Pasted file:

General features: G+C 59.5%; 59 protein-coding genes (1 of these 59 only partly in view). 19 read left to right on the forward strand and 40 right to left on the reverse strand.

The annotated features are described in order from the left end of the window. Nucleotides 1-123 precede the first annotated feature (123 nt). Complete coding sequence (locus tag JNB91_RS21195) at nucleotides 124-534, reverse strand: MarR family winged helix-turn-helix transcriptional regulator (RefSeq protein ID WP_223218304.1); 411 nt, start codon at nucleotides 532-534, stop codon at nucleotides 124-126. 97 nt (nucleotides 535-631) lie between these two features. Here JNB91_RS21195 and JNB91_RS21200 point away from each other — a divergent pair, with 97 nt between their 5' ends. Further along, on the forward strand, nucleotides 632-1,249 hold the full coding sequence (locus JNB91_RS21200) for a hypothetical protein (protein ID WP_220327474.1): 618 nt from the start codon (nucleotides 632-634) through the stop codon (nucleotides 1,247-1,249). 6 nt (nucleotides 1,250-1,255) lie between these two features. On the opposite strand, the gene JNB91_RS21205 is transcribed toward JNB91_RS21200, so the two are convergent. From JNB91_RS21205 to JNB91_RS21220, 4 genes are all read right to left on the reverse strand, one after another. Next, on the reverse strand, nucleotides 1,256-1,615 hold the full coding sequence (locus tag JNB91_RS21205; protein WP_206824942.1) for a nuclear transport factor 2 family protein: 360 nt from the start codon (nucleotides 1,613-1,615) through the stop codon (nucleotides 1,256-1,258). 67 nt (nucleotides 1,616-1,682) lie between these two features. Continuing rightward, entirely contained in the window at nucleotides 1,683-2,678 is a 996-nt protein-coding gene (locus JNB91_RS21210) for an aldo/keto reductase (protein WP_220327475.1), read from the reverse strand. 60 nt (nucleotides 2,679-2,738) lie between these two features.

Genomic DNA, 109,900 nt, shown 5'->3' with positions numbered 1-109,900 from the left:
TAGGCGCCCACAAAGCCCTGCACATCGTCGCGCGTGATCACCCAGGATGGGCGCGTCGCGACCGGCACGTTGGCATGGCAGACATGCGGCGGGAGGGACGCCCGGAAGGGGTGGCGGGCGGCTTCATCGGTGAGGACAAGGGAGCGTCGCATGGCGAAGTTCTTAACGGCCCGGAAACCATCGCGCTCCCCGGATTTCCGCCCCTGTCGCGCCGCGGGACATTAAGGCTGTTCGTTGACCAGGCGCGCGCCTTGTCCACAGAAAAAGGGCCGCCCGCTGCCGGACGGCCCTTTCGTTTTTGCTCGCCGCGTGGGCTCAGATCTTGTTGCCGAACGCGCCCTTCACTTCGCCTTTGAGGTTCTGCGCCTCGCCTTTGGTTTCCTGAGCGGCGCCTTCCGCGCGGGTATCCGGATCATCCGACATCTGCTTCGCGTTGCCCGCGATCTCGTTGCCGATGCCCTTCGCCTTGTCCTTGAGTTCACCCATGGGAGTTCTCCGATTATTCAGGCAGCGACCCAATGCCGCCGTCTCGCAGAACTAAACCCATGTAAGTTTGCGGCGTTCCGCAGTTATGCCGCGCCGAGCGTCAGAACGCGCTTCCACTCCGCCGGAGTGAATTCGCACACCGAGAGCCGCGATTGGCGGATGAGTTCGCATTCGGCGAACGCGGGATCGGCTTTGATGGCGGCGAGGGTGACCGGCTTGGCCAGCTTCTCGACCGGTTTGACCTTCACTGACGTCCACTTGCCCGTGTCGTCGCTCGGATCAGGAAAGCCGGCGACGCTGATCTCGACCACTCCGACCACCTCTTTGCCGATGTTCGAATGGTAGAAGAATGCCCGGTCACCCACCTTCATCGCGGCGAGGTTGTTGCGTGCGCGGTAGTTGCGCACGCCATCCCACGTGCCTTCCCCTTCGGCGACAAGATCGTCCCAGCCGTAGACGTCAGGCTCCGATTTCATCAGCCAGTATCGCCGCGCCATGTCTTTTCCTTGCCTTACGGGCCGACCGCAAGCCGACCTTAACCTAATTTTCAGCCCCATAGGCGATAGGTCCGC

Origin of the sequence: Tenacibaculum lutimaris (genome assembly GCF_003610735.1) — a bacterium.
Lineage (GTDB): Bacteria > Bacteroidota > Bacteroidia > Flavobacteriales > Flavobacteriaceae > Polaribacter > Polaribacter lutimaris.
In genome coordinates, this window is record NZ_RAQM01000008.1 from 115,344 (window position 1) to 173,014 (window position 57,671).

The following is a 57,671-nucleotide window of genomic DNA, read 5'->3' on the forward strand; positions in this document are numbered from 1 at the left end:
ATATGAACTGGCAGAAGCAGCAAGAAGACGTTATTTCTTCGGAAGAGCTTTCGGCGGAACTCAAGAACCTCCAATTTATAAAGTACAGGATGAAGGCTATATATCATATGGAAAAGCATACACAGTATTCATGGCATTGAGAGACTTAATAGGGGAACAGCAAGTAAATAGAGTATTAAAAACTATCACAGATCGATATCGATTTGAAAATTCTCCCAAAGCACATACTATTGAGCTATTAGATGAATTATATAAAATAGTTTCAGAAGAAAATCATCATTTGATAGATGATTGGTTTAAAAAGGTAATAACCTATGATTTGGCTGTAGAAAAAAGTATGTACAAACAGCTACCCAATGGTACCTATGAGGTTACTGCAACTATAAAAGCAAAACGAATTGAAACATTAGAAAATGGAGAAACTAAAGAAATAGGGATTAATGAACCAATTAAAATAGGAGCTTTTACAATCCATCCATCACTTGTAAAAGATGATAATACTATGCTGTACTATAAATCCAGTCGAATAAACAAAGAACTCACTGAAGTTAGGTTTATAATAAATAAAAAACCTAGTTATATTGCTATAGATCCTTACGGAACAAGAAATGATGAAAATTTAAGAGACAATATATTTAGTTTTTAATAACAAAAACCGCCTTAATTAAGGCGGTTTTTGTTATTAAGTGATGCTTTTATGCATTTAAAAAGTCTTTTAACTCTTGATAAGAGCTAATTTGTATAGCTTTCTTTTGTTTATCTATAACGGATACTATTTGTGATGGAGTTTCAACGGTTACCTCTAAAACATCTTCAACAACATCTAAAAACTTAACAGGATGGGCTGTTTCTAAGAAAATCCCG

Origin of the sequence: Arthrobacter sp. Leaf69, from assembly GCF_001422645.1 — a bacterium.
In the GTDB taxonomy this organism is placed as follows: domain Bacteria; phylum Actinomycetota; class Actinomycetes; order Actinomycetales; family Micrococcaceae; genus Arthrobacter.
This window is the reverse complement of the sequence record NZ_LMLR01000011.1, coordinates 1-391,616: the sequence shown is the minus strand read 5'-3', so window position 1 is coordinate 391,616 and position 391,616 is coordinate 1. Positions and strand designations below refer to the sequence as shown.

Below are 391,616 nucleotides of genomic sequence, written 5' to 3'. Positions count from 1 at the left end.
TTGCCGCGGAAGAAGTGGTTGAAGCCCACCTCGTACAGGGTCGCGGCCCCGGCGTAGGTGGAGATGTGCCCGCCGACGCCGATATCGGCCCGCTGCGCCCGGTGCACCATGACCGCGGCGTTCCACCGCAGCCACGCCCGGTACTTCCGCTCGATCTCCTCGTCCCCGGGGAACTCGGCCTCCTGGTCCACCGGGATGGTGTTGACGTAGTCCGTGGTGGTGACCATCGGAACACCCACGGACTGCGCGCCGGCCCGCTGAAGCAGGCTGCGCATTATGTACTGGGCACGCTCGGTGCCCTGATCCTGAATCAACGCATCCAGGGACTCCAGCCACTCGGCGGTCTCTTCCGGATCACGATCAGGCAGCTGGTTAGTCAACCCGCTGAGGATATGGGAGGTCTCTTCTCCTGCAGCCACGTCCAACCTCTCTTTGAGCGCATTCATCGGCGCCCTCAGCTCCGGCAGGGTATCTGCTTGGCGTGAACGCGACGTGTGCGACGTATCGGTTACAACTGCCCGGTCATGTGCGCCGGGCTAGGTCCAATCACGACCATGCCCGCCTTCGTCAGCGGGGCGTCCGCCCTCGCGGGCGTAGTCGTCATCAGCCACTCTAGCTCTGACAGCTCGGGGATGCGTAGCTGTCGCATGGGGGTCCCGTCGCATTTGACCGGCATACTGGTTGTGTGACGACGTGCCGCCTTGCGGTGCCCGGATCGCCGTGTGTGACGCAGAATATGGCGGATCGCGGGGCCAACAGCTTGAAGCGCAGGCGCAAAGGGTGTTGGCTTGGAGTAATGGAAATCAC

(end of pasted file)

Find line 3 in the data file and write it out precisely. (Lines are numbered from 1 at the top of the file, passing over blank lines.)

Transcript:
Genomic DNA, 109,900 nt, shown 5'->3' with positions numbered 1-109,900 from the left: